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American Lutherie #95 - Fall 2008

Page 8 - The Al-Tho Design: An Experiment in Classic Guitar Bracing

by Alain Bieber

Audio clips performed by Christina Mercier, Parisian guitar player, and friend of the two co-authors. The recordings were made in Mr. Beiber’s living room in one take with a Sony Minidisc and a tiny Sony mike.

Four FFT Spectrograms

We have selected four basic FFT spectrograms out of the set of 24 FFT spectrograms made by the Onera Lab in their anechoic room in Toulouse. The purpose was to compare the Altho guitar #4 with the reference Gomez guitar, an instrument quite representative of the Madrid school. See American Lutherie #95.

You will find, in what follows, the spectrograms relative to the open 4th string, D note with a fundamental main frequency of 147Hz. Other frequencies also showed differences, but we believe this one is the most illustrative.

Along the x axis are represented the successive bands of frequencies for which a partial can be visualised. Along the y axis is represented the time. The sound intensity in dB for each band of frequency and along time, is represented by a scale of colour as indicated at the right of each diagram.

A word of caution is relative to the time y axis because you will notice that such figures are showing the different time lags which existed between the opening of the mike and the excitation of the string for each recording.

The excitation of the string was produced by the thumb nail with no particular effort to excite at a high level the string. See photo of the musician in the anechoic chamber. Small differences could have existed in the excitation between tests but we were told by specialised acousticians that it was not really a concern for a simple FFT test.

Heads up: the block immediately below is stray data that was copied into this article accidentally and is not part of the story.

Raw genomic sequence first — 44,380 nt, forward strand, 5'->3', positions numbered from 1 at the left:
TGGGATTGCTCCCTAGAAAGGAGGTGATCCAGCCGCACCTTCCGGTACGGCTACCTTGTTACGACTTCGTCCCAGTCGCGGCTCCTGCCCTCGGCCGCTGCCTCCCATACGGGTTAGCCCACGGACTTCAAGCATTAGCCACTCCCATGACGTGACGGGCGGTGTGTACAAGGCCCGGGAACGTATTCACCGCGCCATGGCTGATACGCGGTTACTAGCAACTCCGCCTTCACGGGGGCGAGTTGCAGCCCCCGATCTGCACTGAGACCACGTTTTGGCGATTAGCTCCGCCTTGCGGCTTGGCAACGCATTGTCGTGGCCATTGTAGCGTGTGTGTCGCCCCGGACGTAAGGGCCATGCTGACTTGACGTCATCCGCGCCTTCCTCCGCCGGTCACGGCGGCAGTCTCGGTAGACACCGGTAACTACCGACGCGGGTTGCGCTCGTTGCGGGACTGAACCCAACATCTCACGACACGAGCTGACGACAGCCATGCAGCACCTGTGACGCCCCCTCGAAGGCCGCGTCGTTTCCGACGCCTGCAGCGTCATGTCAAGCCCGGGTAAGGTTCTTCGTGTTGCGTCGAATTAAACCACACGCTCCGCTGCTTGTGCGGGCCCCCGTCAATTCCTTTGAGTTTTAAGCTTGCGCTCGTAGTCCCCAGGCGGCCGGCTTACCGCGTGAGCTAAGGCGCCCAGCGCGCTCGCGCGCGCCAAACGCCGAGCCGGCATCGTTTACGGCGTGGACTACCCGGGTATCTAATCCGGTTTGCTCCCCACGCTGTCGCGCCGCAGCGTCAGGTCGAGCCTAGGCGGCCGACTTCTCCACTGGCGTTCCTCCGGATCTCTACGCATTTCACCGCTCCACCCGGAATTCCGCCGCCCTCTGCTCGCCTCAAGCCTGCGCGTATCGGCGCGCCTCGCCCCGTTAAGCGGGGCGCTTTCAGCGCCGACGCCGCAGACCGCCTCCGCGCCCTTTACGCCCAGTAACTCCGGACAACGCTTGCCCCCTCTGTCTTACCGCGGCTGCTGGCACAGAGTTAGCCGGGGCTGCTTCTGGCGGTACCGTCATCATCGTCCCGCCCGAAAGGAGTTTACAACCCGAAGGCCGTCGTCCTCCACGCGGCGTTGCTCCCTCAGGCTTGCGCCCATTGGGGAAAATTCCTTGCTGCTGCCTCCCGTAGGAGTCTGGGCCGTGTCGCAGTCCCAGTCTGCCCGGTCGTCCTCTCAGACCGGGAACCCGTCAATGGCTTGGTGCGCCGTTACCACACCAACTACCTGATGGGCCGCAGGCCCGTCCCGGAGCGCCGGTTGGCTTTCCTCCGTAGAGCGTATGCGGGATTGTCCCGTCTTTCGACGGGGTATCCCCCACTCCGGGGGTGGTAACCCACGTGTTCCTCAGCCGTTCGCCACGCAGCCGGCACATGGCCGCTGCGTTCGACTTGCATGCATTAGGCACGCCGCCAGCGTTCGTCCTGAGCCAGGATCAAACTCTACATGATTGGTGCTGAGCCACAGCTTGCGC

In the diagrams labeled “other strings free,” we plucked the open D string and let the five other strings vibrate freely. In the diagrams labeled “other strings muted,” we have plucked the open D string and interposed between the fingerboard and the five other strings small shims of soft plastic to mute them.

If we look at the two “muted” tests first, we see that the two instruments slightly differ on several points:

1. The fundamental (147Hz) is just a little bit more powerful for the reference instrument, but the sustain is slightly less than for the Al-Tho.

2. The first partial (294Hz) has more duration and has more depth for the Al-Tho than for the reference.

3. The second partial (440Hz) has a little more duration and depth than the Altho.

4. Higher frequency partials are more present in the reference instrument . Although you have to scrutinize to see it, the 880Hz can be seen to have a quite limited duration. The Al-Tho guitar produces fewer harmonics in such high frequencies.

If we look now at the two "free strings" tests we see at first glance the same differences but with an amplfication, so to speak, for points 2 and 3 of the observation. The first stronger upper harmonic is the A440 for the Spanish guitar, in duration and intensity, and it is the D294 for the Al-Tho guitar. This is the main point revealed by this comparison.

One can also note that high frequency partials can be found, if you scrutinize, for the reference instrument in the 1000Hz area and in the 1350Hz area. Even if really short and weak such harmonics can have some influence on the tone of the guitars making the Spanish one warmer (but remember, it is a cedar top) and a bit more “nasal” I think.

The technical conditions of the FFT tests as conducted in Toulouse are as follows:
- resolution in frequency: bands of 43Hz.
- resolution in time: one measure each 25 milliseconds.

The name of this basic test is due to the way the signal is analysed through a decomposition in Fourier series. FFT stands for “Fast Fourier Transform.” This basic technique is often used in musical acoustics, but I have been told that the weakness is its relative lack of precision in the few milliseconds after the attack. This moment is paramount in the making of the sound tone or timbre of each instrument.

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